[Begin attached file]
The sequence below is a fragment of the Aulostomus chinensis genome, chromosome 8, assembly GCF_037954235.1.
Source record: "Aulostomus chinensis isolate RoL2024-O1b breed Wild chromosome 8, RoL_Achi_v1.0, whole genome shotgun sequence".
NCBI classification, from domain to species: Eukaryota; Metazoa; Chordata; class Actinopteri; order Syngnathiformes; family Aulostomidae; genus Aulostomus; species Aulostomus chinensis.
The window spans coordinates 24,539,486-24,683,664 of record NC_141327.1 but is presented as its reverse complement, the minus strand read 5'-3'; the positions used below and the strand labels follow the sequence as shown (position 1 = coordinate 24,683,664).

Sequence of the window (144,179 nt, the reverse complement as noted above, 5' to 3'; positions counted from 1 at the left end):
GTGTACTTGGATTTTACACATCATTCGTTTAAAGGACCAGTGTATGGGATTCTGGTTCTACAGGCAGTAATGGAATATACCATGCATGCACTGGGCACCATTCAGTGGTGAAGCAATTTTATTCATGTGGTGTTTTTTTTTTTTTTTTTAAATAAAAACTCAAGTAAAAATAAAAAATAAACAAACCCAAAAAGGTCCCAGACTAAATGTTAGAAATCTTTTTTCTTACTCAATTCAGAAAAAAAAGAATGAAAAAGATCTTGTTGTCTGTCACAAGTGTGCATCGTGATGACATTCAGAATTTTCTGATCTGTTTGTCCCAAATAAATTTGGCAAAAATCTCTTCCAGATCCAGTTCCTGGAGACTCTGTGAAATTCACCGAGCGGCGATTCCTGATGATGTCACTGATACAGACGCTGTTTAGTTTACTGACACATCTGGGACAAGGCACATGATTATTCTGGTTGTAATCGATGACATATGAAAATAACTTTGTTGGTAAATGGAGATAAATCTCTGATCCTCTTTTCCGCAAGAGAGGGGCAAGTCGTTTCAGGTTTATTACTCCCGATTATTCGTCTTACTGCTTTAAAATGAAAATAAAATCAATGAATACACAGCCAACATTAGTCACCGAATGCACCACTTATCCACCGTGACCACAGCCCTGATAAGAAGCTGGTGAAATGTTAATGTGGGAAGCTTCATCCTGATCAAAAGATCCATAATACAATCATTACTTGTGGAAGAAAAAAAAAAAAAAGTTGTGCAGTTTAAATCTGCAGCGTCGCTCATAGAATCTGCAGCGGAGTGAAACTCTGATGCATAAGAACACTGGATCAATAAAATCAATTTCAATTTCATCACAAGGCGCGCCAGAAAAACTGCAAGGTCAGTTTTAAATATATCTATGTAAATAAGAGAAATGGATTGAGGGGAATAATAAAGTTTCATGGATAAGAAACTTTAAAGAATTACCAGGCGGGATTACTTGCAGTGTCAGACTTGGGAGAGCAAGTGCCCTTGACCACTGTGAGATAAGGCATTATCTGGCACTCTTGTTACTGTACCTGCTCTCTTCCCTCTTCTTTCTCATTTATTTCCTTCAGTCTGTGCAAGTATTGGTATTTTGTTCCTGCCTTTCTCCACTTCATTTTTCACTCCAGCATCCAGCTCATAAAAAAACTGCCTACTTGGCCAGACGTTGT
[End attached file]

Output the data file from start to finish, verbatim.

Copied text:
The sequence below is a fragment of the Aulostomus chinensis genome, chromosome 8, assembly GCF_037954235.1.
Source record: "Aulostomus chinensis isolate RoL2024-O1b breed Wild chromosome 8, RoL_Achi_v1.0, whole genome shotgun sequence".
NCBI classification, from domain to species: Eukaryota; Metazoa; Chordata; class Actinopteri; order Syngnathiformes; family Aulostomidae; genus Aulostomus; species Aulostomus chinensis.
The window spans coordinates 24,539,486-24,683,664 of record NC_141327.1 but is presented as its reverse complement, the minus strand read 5'-3'; the positions used below and the strand labels follow the sequence as shown (position 1 = coordinate 24,683,664).

Sequence of the window (144,179 nt, the reverse complement as noted above, 5' to 3'; positions counted from 1 at the left end):
GTGTACTTGGATTTTACACATCATTCGTTTAAAGGACCAGTGTATGGGATTCTGGTTCTACAGGCAGTAATGGAATATACCATGCATGCACTGGGCACCATTCAGTGGTGAAGCAATTTTATTCATGTGGTGTTTTTTTTTTTTTTTTTAAATAAAAACTCAAGTAAAAATAAAAAATAAACAAACCCAAAAAGGTCCCAGACTAAATGTTAGAAATCTTTTTTCTTACTCAATTCAGAAAAAAAAGAATGAAAAAGATCTTGTTGTCTGTCACAAGTGTGCATCGTGATGACATTCAGAATTTTCTGATCTGTTTGTCCCAAATAAATTTGGCAAAAATCTCTTCCAGATCCAGTTCCTGGAGACTCTGTGAAATTCACCGAGCGGCGATTCCTGATGATGTCACTGATACAGACGCTGTTTAGTTTACTGACACATCTGGGACAAGGCACATGATTATTCTGGTTGTAATCGATGACATATGAAAATAACTTTGTTGGTAAATGGAGATAAATCTCTGATCCTCTTTTCCGCAAGAGAGGGGCAAGTCGTTTCAGGTTTATTACTCCCGATTATTCGTCTTACTGCTTTAAAATGAAAATAAAATCAATGAATACACAGCCAACATTAGTCACCGAATGCACCACTTATCCACCGTGACCACAGCCCTGATAAGAAGCTGGTGAAATGTTAATGTGGGAAGCTTCATCCTGATCAAAAGATCCATAATACAATCATTACTTGTGGAAGAAAAAAAAAAAAAAGTTGTGCAGTTTAAATCTGCAGCGTCGCTCATAGAATCTGCAGCGGAGTGAAACTCTGATGCATAAGAACACTGGATCAATAAAATCAATTTCAATTTCATCACAAGGCGCGCCAGAAAAACTGCAAGGTCAGTTTTAAATATATCTATGTAAATAAGAGAAATGGATTGAGGGGAATAATAAAGTTTCATGGATAAGAAACTTTAAAGAATTACCAGGCGGGATTACTTGCAGTGTCAGACTTGGGAGAGCAAGTGCCCTTGACCACTGTGAGATAAGGCATTATCTGGCACTCTTGTTACTGTACCTGCTCTCTTCCCTCTTCTTTCTCATTTATTTCCTTCAGTCTGTGCAAGTATTGGTATTTTGTTCCTGCCTTTCTCCACTTCATTTTTCACTCCAGCATCCAGCTCATAAAAAAACTGCCTACTTGGCCAGACGTTGT